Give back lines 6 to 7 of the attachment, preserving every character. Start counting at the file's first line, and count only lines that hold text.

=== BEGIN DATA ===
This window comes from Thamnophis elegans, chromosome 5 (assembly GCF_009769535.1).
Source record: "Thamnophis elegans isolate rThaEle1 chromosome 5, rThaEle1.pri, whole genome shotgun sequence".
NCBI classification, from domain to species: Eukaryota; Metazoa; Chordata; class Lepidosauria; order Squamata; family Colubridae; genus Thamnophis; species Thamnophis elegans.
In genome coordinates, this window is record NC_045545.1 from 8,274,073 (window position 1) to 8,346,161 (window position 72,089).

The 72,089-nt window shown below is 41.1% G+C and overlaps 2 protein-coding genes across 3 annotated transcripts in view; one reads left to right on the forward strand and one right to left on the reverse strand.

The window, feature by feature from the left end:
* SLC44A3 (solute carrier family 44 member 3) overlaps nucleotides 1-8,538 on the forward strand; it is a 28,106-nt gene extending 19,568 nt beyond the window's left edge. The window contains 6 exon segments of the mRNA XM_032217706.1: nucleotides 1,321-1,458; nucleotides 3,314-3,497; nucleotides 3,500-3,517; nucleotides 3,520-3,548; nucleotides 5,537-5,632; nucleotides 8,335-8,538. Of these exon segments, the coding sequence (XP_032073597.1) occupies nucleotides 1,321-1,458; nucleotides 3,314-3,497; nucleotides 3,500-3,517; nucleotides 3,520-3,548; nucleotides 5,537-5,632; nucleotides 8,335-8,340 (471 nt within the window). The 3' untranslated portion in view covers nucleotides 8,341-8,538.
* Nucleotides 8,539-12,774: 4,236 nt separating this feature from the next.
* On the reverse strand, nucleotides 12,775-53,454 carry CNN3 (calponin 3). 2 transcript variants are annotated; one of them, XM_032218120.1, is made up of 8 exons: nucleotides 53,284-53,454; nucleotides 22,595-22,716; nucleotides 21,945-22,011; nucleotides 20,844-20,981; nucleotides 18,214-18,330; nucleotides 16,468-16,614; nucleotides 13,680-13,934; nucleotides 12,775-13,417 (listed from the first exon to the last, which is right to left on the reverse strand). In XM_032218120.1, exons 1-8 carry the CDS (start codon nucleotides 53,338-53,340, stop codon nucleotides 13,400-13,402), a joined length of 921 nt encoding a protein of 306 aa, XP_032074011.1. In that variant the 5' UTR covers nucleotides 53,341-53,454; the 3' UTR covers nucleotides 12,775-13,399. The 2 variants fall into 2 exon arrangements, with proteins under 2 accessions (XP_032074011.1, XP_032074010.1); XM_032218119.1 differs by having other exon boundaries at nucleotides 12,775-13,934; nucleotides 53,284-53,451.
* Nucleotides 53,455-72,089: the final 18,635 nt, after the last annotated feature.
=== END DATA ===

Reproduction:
The window, feature by feature from the left end:
* SLC44A3 (solute carrier family 44 member 3) overlaps nucleotides 1-8,538 on the forward strand; it is a 28,106-nt gene extending 19,568 nt beyond the window's left edge. The window contains 6 exon segments of the mRNA XM_032217706.1: nucleotides 1,321-1,458; nucleotides 3,314-3,497; nucleotides 3,500-3,517; nucleotides 3,520-3,548; nucleotides 5,537-5,632; nucleotides 8,335-8,538. Of these exon segments, the coding sequence (XP_032073597.1) occupies nucleotides 1,321-1,458; nucleotides 3,314-3,497; nucleotides 3,500-3,517; nucleotides 3,520-3,548; nucleotides 5,537-5,632; nucleotides 8,335-8,340 (471 nt within the window). The 3' untranslated portion in view covers nucleotides 8,341-8,538.